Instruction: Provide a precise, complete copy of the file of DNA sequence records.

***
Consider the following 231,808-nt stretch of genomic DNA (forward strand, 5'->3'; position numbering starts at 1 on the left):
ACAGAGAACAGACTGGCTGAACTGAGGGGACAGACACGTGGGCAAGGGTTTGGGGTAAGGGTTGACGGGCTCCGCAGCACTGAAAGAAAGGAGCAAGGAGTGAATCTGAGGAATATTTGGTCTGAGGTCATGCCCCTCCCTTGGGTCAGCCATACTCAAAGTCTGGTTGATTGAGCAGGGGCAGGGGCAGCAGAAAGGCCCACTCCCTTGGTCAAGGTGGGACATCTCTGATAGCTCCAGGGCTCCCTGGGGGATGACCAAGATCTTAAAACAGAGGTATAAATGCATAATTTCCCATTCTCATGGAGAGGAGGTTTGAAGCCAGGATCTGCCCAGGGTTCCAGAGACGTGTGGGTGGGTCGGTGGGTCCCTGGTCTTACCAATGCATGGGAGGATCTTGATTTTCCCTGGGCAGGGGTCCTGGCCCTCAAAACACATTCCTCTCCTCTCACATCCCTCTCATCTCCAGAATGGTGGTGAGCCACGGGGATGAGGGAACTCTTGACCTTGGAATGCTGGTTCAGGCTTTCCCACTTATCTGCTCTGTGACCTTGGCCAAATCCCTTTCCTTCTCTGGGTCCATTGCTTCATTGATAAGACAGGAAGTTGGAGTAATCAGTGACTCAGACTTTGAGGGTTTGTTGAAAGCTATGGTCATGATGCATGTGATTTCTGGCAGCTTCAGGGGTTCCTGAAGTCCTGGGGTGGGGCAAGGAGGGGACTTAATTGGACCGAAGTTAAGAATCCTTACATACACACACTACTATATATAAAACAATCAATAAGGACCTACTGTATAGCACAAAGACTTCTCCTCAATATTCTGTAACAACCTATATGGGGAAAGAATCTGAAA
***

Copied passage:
Consider the following 231,808-nt stretch of genomic DNA (forward strand, 5'->3'; position numbering starts at 1 on the left):
ACAGAGAACAGACTGGCTGAACTGAGGGGACAGACACGTGGGCAAGGGTTTGGGGTAAGGGTTGACGGGCTCCGCAGCACTGAAAGAAAGGAGCAAGGAGTGAATCTGAGGAATATTTGGTCTGAGGTCATGCCCCTCCCTTGGGTCAGCCATACTCAAAGTCTGGTTGATTGAGCAGGGGCAGGGGCAGCAGAAAGGCCCACTCCCTTGGTCAAGGTGGGACATCTCTGATAGCTCCAGGGCTCCCTGGGGGATGACCAAGATCTTAAAACAGAGGTATAAATGCATAATTTCCCATTCTCATGGAGAGGAGGTTTGAAGCCAGGATCTGCCCAGGGTTCCAGAGACGTGTGGGTGGGTCGGTGGGTCCCTGGTCTTACCAATGCATGGGAGGATCTTGATTTTCCCTGGGCAGGGGTCCTGGCCCTCAAAACACATTCCTCTCCTCTCACATCCCTCTCATCTCCAGAATGGTGGTGAGCCACGGGGATGAGGGAACTCTTGACCTTGGAATGCTGGTTCAGGCTTTCCCACTTATCTGCTCTGTGACCTTGGCCAAATCCCTTTCCTTCTCTGGGTCCATTGCTTCATTGATAAGACAGGAAGTTGGAGTAATCAGTGACTCAGACTTTGAGGGTTTGTTGAAAGCTATGGTCATGATGCATGTGATTTCTGGCAGCTTCAGGGGTTCCTGAAGTCCTGGGGTGGGGCAAGGAGGGGACTTAATTGGACCGAAGTTAAGAATCCTTACATACACACACTACTATATATAAAACAATCAATAAGGACCTACTGTATAGCACAAAGACTTCTCCTCAATATTCTGTAACAACCTATATGGGGAAAGAATCTGAAA